Essay on Non-Alcoholic Fatty Liver Disease

1782 Words Oct 25th, 2011 8 Pages
For the past few decades there has been a chronic disease plaguing society’s young children. This chronic disease has spread worldwide with the numbers of diseased children is expected to increase in the next decade. This chronic disease is obesity. Along with the rise of obesity among youth, there is a new silent killer linked to childhood obesity. This new chronic disease, typically found in alcoholics, is now becoming prevalent in obese children and is called non-alcoholic fatty liver disease (NAFLD). NAFLD is defined as a liver disease in people who have not consumed alcohol in significant amounts to cause liver damage, and in whom no other etiology for fatty liver is present (Prashant, 2007, p. 401). Ulrich, an MD at the Birmingham …show more content…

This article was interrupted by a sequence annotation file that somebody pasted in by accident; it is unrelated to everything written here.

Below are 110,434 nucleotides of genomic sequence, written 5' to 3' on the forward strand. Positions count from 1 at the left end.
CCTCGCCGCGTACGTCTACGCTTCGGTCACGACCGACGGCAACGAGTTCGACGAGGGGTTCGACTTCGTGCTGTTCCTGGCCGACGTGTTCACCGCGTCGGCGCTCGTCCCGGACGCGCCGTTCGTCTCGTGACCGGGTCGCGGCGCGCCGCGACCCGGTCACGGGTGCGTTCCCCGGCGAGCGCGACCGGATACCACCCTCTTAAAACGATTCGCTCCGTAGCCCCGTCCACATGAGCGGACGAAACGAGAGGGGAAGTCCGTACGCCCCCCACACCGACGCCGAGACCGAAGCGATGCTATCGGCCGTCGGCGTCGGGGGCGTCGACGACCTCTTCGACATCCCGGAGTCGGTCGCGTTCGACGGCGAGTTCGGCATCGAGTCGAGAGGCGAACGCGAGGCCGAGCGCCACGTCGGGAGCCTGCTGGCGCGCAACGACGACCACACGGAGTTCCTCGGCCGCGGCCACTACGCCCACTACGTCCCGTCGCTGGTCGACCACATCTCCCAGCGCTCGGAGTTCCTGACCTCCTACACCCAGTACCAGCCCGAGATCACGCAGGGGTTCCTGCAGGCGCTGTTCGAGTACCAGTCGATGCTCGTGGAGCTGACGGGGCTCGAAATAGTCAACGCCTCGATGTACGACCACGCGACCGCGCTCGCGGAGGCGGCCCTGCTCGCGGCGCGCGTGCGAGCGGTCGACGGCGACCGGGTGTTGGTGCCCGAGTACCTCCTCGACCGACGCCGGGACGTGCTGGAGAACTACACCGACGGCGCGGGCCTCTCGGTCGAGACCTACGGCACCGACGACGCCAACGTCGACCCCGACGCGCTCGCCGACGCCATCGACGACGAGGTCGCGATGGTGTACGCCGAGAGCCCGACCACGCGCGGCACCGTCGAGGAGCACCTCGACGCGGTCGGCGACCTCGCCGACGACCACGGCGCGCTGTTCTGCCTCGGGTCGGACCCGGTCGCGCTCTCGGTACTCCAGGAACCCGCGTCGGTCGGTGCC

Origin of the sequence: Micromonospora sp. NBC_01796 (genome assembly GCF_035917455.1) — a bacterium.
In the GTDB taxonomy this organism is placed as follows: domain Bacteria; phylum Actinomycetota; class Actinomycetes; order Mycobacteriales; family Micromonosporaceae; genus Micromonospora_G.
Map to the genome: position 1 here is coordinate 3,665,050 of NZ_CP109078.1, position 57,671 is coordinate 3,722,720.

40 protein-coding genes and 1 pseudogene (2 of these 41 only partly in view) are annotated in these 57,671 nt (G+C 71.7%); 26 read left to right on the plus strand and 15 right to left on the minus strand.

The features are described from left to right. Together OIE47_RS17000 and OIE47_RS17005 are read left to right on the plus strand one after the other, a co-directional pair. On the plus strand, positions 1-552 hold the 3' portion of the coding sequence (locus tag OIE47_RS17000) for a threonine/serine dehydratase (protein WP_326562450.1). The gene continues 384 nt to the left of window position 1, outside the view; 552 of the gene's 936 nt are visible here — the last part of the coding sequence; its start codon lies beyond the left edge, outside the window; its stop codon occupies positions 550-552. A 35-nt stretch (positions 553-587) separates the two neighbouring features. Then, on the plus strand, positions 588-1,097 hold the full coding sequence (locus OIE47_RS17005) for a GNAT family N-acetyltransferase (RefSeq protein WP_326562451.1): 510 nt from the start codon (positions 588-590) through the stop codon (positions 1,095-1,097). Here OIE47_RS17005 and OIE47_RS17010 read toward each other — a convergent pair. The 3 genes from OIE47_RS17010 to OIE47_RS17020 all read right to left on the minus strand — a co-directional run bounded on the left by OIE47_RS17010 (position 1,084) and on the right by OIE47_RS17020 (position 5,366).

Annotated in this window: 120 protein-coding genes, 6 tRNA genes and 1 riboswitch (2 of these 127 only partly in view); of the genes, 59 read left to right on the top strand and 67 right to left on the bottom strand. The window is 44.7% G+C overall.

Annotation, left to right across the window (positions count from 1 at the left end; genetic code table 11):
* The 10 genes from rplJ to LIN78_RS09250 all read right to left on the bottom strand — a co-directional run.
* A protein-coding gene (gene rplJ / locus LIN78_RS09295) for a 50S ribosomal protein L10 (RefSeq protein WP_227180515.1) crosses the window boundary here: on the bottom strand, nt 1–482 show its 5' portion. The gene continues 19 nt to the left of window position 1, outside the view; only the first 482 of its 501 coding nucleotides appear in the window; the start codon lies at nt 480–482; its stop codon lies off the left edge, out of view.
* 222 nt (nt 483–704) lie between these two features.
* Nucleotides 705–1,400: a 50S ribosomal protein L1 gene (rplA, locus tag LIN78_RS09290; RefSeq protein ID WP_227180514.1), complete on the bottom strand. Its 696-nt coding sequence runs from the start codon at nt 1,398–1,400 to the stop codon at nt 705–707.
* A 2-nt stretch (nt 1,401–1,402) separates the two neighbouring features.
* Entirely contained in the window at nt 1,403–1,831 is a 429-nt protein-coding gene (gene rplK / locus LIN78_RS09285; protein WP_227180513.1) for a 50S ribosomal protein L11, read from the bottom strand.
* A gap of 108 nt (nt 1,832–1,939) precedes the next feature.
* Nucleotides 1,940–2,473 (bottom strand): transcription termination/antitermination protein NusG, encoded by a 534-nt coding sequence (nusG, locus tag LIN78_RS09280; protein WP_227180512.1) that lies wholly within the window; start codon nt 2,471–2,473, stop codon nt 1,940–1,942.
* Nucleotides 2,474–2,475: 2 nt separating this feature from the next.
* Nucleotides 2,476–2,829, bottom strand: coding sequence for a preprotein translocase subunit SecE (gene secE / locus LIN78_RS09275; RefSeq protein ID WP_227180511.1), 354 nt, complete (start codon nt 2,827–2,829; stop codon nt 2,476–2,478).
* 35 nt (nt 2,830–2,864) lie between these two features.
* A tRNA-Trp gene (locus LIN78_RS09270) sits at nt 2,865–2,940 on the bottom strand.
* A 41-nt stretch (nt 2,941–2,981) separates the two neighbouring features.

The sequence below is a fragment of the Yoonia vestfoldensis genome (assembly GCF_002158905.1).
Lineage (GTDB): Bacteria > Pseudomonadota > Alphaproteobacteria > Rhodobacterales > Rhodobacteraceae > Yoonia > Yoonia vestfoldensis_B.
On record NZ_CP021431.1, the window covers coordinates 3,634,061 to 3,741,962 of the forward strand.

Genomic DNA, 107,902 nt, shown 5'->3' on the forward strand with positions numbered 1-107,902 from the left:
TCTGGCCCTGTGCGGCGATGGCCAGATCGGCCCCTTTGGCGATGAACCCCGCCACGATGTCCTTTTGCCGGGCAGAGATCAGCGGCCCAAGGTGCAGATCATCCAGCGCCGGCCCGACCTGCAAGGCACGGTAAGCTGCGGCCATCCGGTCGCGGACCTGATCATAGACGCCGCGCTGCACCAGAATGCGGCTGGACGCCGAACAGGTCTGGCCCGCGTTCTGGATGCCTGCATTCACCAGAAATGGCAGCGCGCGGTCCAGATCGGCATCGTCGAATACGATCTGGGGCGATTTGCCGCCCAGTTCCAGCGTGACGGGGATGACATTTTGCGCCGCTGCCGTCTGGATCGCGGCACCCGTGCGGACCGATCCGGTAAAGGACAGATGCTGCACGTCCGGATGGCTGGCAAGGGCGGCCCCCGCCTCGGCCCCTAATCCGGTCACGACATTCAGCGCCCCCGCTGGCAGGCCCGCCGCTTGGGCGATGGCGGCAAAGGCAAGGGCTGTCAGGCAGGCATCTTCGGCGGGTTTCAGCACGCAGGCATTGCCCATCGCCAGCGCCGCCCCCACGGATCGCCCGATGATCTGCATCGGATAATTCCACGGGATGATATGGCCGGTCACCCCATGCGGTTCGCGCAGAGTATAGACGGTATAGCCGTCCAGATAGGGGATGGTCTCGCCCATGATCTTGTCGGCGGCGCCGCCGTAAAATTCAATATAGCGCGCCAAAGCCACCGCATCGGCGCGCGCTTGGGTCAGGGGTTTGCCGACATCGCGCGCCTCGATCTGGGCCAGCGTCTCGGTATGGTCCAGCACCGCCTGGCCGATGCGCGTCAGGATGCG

Marion (2004) explains that, “Hepatocellular injury is thought to happen because of oxidative stress which induces lipid peroxidation, and cytokine mediated injury” (p.650). Another factor that is linked to NAFLD is insulin resistance. Prashant (2007) stated, “NAFLD is a result of complex hepatocellular metabolic dysfunction in which insulin action is deranged, leading to deranged metabolism of fat and free fatty acids and subsequent oxidant mediated damage to the hepatocytes” (p.401). Although there is information about the pathogenesis of NAFLD, it is widely accepted among doctors that there is a lot more to learn about this new chronic disease. Non-alcoholic fatty liver disease usually goes undiagnosed among children. Children that have NAFLD are usually asymptomatic, and only complain of nausea and pain in the abdominal region. However, children commonly have a high body mass index (BMI), hypertension, and type 2 diabetes. As of lately, there has been different arguments as to which method of detection is best for NAFLD. A liver biopsy is a widely accepted and reliable method for pediatric doctors to detect this chronic disease. Pranshant (2007) stated, “In a review of 650 liver biopsies of children with chronic liver disease for the presence of NAFLD, micro and macrovasicular fatty change was present in 12% of these biopsies, suggesting fatty liver. Then in 83% of biopsies other etiologies of liver disease could be detected” (p.404).

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